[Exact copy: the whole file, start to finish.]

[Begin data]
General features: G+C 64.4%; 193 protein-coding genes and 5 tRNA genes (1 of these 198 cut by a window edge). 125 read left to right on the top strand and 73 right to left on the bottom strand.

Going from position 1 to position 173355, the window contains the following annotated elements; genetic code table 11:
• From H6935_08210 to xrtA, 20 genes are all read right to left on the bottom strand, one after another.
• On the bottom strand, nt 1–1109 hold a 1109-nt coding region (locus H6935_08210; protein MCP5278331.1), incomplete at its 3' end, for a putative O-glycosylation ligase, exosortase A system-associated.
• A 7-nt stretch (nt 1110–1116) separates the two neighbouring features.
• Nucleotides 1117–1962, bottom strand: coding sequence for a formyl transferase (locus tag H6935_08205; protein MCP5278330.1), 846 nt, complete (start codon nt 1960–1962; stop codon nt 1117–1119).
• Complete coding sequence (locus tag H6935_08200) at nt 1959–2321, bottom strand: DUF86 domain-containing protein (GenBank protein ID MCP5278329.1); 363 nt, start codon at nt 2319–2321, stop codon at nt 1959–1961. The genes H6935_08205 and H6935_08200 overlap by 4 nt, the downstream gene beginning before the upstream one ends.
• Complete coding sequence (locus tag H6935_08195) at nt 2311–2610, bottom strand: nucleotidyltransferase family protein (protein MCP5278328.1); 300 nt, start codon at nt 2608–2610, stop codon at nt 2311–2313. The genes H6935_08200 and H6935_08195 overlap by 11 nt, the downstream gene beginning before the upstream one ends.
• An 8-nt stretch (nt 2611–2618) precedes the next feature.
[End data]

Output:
General features: G+C 64.4%; 193 protein-coding genes and 5 tRNA genes (1 of these 198 cut by a window edge). 125 read left to right on the top strand and 73 right to left on the bottom strand.

Going from position 1 to position 173355, the window contains the following annotated elements; genetic code table 11:
• From H6935_08210 to xrtA, 20 genes are all read right to left on the bottom strand, one after another.
• On the bottom strand, nt 1–1109 hold a 1109-nt coding region (locus H6935_08210; protein MCP5278331.1), incomplete at its 3' end, for a putative O-glycosylation ligase, exosortase A system-associated.
• A 7-nt stretch (nt 1110–1116) separates the two neighbouring features.
• Nucleotides 1117–1962, bottom strand: coding sequence for a formyl transferase (locus tag H6935_08205; protein MCP5278330.1), 846 nt, complete (start codon nt 1960–1962; stop codon nt 1117–1119).
• Complete coding sequence (locus tag H6935_08200) at nt 1959–2321, bottom strand: DUF86 domain-containing protein (GenBank protein ID MCP5278329.1); 363 nt, start codon at nt 2319–2321, stop codon at nt 1959–1961. The genes H6935_08205 and H6935_08200 overlap by 4 nt, the downstream gene beginning before the upstream one ends.
• Complete coding sequence (locus tag H6935_08195) at nt 2311–2610, bottom strand: nucleotidyltransferase family protein (protein MCP5278328.1); 300 nt, start codon at nt 2608–2610, stop codon at nt 2311–2313. The genes H6935_08200 and H6935_08195 overlap by 11 nt, the downstream gene beginning before the upstream one ends.
• An 8-nt stretch (nt 2611–2618) precedes the next feature.